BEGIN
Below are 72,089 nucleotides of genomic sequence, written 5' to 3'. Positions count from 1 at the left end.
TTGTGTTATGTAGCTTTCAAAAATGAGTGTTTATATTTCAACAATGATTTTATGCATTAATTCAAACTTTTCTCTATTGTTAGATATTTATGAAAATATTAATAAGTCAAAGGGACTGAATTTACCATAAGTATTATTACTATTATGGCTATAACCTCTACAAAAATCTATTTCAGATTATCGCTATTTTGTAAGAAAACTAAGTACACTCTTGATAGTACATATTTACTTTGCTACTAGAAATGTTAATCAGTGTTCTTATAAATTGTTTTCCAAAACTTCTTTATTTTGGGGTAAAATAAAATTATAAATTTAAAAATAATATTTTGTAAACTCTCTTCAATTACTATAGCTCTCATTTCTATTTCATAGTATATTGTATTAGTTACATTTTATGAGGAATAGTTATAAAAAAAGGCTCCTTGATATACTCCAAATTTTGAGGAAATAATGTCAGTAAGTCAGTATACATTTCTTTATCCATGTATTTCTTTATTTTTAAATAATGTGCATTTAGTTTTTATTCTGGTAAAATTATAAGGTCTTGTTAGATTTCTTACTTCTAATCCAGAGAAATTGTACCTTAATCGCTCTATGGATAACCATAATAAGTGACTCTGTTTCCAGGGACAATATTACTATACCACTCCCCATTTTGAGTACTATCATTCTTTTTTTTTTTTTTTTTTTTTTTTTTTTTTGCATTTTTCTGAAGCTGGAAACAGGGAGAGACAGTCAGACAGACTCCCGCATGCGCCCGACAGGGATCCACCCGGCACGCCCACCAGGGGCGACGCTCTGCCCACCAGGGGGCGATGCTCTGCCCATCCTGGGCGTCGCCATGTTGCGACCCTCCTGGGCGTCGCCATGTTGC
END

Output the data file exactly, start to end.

Below are 72,089 nucleotides of genomic sequence, written 5' to 3'. Positions count from 1 at the left end.
TTGTGTTATGTAGCTTTCAAAAATGAGTGTTTATATTTCAACAATGATTTTATGCATTAATTCAAACTTTTCTCTATTGTTAGATATTTATGAAAATATTAATAAGTCAAAGGGACTGAATTTACCATAAGTATTATTACTATTATGGCTATAACCTCTACAAAAATCTATTTCAGATTATCGCTATTTTGTAAGAAAACTAAGTACACTCTTGATAGTACATATTTACTTTGCTACTAGAAATGTTAATCAGTGTTCTTATAAATTGTTTTCCAAAACTTCTTTATTTTGGGGTAAAATAAAATTATAAATTTAAAAATAATATTTTGTAAACTCTCTTCAATTACTATAGCTCTCATTTCTATTTCATAGTATATTGTATTAGTTACATTTTATGAGGAATAGTTATAAAAAAAGGCTCCTTGATATACTCCAAATTTTGAGGAAATAATGTCAGTAAGTCAGTATACATTTCTTTATCCATGTATTTCTTTATTTTTAAATAATGTGCATTTAGTTTTTATTCTGGTAAAATTATAAGGTCTTGTTAGATTTCTTACTTCTAATCCAGAGAAATTGTACCTTAATCGCTCTATGGATAACCATAATAAGTGACTCTGTTTCCAGGGACAATATTACTATACCACTCCCCATTTTGAGTACTATCATTCTTTTTTTTTTTTTTTTTTTTTTTTTTTTTTGCATTTTTCTGAAGCTGGAAACAGGGAGAGACAGTCAGACAGACTCCCGCATGCGCCCGACAGGGATCCACCCGGCACGCCCACCAGGGGCGACGCTCTGCCCACCAGGGGGCGATGCTCTGCCCATCCTGGGCGTCGCCATGTTGCGACCCTCCTGGGCGTCGCCATGTTGC